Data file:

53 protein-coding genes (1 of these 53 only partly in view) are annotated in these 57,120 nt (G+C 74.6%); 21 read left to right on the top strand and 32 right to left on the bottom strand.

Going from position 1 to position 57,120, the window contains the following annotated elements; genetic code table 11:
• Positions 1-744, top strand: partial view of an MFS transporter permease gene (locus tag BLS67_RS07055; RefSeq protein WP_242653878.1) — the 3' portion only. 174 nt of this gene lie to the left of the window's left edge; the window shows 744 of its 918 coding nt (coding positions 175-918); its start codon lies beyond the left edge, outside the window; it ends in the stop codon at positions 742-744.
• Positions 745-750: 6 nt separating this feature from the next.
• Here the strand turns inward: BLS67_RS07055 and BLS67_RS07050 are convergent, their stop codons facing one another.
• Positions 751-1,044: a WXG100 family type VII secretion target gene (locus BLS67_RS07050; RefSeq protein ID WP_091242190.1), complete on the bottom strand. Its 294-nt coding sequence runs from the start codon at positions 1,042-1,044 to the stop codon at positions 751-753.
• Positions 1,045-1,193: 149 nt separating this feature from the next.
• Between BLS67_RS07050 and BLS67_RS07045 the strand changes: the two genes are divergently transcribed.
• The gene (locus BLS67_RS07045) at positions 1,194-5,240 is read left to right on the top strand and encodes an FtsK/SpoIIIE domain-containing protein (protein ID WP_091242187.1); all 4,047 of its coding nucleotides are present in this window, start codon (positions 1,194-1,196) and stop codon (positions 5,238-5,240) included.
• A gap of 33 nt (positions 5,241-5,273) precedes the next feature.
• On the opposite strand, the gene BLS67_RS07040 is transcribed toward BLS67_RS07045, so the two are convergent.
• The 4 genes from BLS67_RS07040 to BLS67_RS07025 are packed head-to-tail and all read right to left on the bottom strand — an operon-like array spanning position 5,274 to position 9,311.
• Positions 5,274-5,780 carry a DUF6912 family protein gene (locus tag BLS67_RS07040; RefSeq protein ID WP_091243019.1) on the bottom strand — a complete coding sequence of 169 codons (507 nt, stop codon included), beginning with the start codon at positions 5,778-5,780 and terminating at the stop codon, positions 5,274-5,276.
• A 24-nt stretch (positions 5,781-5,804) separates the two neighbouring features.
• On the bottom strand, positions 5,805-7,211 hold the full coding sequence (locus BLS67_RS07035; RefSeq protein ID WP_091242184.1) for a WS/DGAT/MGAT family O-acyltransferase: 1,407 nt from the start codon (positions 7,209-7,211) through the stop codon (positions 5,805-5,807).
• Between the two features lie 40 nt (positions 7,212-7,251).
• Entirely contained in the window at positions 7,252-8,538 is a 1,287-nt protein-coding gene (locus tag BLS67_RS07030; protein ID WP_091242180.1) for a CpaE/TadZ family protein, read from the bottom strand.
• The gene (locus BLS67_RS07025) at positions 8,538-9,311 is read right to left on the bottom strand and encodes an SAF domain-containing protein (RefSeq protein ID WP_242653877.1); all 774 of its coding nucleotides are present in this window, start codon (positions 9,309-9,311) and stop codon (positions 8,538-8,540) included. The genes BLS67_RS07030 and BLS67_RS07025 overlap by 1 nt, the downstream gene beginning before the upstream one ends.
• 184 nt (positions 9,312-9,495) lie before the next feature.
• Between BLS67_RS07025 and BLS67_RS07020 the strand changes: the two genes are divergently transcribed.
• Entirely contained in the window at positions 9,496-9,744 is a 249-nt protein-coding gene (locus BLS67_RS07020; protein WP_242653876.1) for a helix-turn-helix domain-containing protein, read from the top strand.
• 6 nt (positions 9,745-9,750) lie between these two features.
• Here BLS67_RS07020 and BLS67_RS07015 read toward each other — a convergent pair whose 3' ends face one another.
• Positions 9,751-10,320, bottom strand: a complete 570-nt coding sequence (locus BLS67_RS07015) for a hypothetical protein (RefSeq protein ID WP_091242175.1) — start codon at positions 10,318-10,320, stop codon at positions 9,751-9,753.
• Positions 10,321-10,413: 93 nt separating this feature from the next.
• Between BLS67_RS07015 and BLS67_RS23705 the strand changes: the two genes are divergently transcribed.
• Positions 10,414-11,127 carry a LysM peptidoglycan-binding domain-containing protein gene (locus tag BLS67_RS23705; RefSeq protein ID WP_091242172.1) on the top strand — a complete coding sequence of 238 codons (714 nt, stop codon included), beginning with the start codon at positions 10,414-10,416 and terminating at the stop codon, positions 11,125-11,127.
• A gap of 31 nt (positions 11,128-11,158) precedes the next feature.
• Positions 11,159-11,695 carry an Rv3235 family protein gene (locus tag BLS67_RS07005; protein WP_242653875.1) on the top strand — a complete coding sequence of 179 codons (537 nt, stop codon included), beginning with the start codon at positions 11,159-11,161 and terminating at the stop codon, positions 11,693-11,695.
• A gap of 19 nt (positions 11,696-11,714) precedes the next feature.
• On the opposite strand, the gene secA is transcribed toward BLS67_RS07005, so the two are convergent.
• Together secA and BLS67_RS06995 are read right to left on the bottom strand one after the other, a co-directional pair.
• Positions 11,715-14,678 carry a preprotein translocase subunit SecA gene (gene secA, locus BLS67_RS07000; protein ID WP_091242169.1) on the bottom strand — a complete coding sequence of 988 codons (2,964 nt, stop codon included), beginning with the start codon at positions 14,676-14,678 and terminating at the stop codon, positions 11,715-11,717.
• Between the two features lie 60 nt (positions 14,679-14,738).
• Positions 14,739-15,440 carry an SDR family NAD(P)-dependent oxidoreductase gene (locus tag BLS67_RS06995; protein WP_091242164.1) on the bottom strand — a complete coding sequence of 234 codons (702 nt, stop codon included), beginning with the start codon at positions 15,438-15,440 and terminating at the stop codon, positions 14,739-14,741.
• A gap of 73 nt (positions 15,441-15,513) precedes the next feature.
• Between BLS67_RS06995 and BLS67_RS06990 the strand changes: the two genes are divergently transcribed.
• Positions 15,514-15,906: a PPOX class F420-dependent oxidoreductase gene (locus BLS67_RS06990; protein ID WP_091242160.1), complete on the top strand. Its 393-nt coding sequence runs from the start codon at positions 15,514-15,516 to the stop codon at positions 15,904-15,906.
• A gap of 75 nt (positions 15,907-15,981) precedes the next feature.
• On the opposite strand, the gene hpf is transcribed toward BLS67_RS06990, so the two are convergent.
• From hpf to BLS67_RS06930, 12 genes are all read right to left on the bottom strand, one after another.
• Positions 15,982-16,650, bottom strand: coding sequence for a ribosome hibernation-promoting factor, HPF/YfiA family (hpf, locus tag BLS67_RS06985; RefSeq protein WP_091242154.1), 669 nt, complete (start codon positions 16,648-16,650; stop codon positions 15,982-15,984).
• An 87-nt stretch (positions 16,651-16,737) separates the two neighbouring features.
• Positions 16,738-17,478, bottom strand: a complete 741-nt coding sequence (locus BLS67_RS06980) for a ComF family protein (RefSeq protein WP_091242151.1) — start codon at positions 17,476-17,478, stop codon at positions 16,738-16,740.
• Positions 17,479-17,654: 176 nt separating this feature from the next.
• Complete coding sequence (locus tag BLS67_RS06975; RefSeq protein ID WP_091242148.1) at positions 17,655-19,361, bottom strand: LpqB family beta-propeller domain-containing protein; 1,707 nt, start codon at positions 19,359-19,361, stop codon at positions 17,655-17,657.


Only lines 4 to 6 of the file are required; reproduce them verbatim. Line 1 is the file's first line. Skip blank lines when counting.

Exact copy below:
• Positions 745-750: 6 nt separating this feature from the next.
• Here the strand turns inward: BLS67_RS07055 and BLS67_RS07050 are convergent, their stop codons facing one another.
• Positions 751-1,044: a WXG100 family type VII secretion target gene (locus BLS67_RS07050; RefSeq protein ID WP_091242190.1), complete on the bottom strand. Its 294-nt coding sequence runs from the start codon at positions 1,042-1,044 to the stop codon at positions 751-753.